In his New Yorker Magazine article on creativity, Malcolm Gladwell describes Mick Jagger, the musician, and Gary Starkweather, an optical engineer, as gentlemen who pour out countless ideas and develop an endless stream of products. For Jagger, the product is his music while one of Starkweather’s ideas became the laser printer.
Gladwell points out, though, that for creativity to work, it also needs discipline. He suggests that for Jagger, Keith Richards provided the discipline. For Starkweather, Xerox was a source of constraint.
Gladwell’s insight? As demonstrated by this slideshow about the mouse, sometimes a good idea has to unfold through many years, multiple places and different people to evolve into something useful and affordable.
The Economic Lesson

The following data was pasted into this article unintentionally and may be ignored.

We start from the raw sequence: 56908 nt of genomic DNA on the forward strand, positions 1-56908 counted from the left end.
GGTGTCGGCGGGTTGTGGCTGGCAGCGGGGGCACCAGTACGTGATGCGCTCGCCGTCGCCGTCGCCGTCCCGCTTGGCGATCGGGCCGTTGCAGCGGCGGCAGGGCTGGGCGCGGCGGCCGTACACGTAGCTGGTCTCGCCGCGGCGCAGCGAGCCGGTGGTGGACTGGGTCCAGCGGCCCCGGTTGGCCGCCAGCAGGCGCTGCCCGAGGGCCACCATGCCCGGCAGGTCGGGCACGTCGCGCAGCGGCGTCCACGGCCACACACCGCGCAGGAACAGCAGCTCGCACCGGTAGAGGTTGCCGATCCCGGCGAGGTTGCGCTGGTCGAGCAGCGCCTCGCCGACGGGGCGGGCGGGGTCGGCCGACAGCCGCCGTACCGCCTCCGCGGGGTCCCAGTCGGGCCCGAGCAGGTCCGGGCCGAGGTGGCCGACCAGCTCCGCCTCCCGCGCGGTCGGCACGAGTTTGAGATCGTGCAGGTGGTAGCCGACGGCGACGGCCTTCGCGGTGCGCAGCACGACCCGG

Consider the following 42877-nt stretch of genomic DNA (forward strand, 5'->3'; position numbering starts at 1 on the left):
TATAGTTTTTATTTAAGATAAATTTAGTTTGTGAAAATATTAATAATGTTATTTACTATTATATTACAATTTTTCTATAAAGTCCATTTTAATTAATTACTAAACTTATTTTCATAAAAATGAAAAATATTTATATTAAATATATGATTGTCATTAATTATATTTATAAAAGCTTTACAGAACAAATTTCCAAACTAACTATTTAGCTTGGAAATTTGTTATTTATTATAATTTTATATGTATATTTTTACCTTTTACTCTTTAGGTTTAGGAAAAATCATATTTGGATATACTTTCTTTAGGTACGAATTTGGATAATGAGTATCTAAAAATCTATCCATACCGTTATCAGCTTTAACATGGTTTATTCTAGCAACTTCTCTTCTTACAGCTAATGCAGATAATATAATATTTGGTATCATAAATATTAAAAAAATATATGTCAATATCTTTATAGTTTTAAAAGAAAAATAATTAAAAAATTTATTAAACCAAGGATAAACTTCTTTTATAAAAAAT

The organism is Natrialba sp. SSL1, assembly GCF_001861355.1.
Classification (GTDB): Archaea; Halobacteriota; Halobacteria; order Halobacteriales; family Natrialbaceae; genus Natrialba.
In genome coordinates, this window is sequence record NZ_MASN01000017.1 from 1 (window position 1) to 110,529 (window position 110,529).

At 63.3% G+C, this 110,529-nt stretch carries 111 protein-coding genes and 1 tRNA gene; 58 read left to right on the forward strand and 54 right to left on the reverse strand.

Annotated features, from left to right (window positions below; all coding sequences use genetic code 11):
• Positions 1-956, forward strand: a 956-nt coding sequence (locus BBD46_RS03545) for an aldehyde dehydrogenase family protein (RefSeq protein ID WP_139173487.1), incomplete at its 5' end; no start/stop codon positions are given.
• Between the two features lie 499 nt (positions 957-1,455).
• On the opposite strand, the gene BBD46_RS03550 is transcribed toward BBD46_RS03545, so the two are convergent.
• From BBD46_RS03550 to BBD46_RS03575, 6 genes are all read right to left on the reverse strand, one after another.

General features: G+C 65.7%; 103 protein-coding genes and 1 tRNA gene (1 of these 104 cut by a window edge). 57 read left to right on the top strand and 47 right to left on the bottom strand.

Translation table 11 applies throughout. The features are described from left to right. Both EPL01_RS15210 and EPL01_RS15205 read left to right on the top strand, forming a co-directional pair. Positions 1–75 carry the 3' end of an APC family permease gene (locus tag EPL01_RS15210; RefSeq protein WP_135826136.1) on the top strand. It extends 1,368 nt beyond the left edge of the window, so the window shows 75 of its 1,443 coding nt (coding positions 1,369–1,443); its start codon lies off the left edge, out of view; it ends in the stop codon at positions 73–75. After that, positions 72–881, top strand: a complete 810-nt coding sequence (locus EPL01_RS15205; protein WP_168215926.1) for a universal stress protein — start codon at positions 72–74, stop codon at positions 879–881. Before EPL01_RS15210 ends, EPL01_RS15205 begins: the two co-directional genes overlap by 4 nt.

Americans tend to be risky consumers. We used electric power in our homes before it was entirely safe, we bought the first computers, we drove millions of cars before they were perfected. Explained by James Surowiecki in the New Yorker, because we are willing to buy new products, businesses have the incentive to be creative.
In our economic tool kit, incentives belong at the top.
An Economic Question: Remembering that profits are an important incentive for business firms, why might they have the incentive to control and encourage creativity?